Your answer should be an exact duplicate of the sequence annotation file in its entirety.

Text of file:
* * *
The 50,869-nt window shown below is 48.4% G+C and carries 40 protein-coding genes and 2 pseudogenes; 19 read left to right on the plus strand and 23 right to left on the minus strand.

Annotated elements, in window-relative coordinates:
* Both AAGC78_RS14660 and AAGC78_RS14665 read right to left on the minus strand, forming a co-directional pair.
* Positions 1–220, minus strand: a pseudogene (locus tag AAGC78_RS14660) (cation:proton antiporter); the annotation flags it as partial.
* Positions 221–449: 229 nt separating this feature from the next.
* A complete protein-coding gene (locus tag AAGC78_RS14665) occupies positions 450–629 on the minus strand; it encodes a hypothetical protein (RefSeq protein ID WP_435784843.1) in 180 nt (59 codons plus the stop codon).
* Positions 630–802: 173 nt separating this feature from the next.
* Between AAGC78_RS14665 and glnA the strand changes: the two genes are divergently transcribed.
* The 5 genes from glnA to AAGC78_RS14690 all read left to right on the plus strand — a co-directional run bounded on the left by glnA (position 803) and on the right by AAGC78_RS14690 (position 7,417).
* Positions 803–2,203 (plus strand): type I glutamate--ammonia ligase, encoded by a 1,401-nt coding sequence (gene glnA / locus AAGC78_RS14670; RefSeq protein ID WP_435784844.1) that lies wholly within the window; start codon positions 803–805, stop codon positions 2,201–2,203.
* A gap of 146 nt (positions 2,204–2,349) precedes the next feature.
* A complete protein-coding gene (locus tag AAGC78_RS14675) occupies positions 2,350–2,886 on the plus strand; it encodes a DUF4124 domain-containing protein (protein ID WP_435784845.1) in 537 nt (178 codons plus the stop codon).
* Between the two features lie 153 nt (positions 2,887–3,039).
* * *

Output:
The 50,869-nt window shown below is 48.4% G+C and carries 40 protein-coding genes and 2 pseudogenes; 19 read left to right on the plus strand and 23 right to left on the minus strand.

Annotated elements, in window-relative coordinates:
* Both AAGC78_RS14660 and AAGC78_RS14665 read right to left on the minus strand, forming a co-directional pair.
* Positions 1–220, minus strand: a pseudogene (locus tag AAGC78_RS14660) (cation:proton antiporter); the annotation flags it as partial.
* Positions 221–449: 229 nt separating this feature from the next.
* A complete protein-coding gene (locus tag AAGC78_RS14665) occupies positions 450–629 on the minus strand; it encodes a hypothetical protein (RefSeq protein ID WP_435784843.1) in 180 nt (59 codons plus the stop codon).
* Positions 630–802: 173 nt separating this feature from the next.
* Between AAGC78_RS14665 and glnA the strand changes: the two genes are divergently transcribed.
* The 5 genes from glnA to AAGC78_RS14690 all read left to right on the plus strand — a co-directional run bounded on the left by glnA (position 803) and on the right by AAGC78_RS14690 (position 7,417).
* Positions 803–2,203 (plus strand): type I glutamate--ammonia ligase, encoded by a 1,401-nt coding sequence (gene glnA / locus AAGC78_RS14670; RefSeq protein ID WP_435784844.1) that lies wholly within the window; start codon positions 803–805, stop codon positions 2,201–2,203.
* A gap of 146 nt (positions 2,204–2,349) precedes the next feature.
* A complete protein-coding gene (locus tag AAGC78_RS14675) occupies positions 2,350–2,886 on the plus strand; it encodes a DUF4124 domain-containing protein (protein ID WP_435784845.1) in 537 nt (178 codons plus the stop codon).
* Between the two features lie 153 nt (positions 2,887–3,039).